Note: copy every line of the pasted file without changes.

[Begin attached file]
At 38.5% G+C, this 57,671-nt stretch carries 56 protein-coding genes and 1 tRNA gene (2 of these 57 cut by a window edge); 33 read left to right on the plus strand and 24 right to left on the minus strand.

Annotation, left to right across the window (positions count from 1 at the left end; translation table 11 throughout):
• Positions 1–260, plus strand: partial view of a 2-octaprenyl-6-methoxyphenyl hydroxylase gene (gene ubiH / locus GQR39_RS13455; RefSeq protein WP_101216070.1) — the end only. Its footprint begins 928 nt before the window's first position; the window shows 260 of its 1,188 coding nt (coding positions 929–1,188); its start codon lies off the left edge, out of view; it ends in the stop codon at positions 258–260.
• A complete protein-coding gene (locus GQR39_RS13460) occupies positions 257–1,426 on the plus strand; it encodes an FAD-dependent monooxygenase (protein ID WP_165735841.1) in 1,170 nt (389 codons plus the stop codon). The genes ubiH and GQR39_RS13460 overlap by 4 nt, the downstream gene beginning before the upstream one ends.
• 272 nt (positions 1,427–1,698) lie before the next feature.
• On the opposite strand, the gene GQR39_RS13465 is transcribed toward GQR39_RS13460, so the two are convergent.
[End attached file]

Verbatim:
At 38.5% G+C, this 57,671-nt stretch carries 56 protein-coding genes and 1 tRNA gene (2 of these 57 cut by a window edge); 33 read left to right on the plus strand and 24 right to left on the minus strand.

Annotation, left to right across the window (positions count from 1 at the left end; translation table 11 throughout):
• Positions 1–260, plus strand: partial view of a 2-octaprenyl-6-methoxyphenyl hydroxylase gene (gene ubiH / locus GQR39_RS13455; RefSeq protein WP_101216070.1) — the end only. Its footprint begins 928 nt before the window's first position; the window shows 260 of its 1,188 coding nt (coding positions 929–1,188); its start codon lies off the left edge, out of view; it ends in the stop codon at positions 258–260.
• A complete protein-coding gene (locus GQR39_RS13460) occupies positions 257–1,426 on the plus strand; it encodes an FAD-dependent monooxygenase (protein ID WP_165735841.1) in 1,170 nt (389 codons plus the stop codon). The genes ubiH and GQR39_RS13460 overlap by 4 nt, the downstream gene beginning before the upstream one ends.
• 272 nt (positions 1,427–1,698) lie before the next feature.
• On the opposite strand, the gene GQR39_RS13465 is transcribed toward GQR39_RS13460, so the two are convergent.